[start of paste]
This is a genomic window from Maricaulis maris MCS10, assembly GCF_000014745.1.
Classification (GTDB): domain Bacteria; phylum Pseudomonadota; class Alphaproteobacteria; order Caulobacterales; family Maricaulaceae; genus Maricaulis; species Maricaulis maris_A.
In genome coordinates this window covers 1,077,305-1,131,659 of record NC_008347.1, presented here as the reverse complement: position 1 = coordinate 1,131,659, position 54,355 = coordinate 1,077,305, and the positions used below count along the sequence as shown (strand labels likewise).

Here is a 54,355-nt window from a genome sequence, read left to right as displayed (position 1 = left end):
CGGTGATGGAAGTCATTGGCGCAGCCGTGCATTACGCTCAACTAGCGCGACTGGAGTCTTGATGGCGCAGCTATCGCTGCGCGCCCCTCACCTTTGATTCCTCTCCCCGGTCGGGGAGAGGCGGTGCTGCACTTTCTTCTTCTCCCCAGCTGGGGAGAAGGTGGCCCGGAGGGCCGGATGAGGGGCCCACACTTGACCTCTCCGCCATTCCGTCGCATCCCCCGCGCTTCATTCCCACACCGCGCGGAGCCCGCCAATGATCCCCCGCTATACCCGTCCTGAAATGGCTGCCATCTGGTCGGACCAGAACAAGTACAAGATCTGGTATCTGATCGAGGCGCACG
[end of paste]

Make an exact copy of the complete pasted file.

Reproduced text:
This is a genomic window from Maricaulis maris MCS10, assembly GCF_000014745.1.
Classification (GTDB): domain Bacteria; phylum Pseudomonadota; class Alphaproteobacteria; order Caulobacterales; family Maricaulaceae; genus Maricaulis; species Maricaulis maris_A.
In genome coordinates this window covers 1,077,305-1,131,659 of record NC_008347.1, presented here as the reverse complement: position 1 = coordinate 1,131,659, position 54,355 = coordinate 1,077,305, and the positions used below count along the sequence as shown (strand labels likewise).

Here is a 54,355-nt window from a genome sequence, read left to right as displayed (position 1 = left end):
CGGTGATGGAAGTCATTGGCGCAGCCGTGCATTACGCTCAACTAGCGCGACTGGAGTCTTGATGGCGCAGCTATCGCTGCGCGCCCCTCACCTTTGATTCCTCTCCCCGGTCGGGGAGAGGCGGTGCTGCACTTTCTTCTTCTCCCCAGCTGGGGAGAAGGTGGCCCGGAGGGCCGGATGAGGGGCCCACACTTGACCTCTCCGCCATTCCGTCGCATCCCCCGCGCTTCATTCCCACACCGCGCGGAGCCCGCCAATGATCCCCCGCTATACCCGTCCTGAAATGGCTGCCATCTGGTCGGACCAGAACAAGTACAAGATCTGGTATCTGATCGAGGCGCACG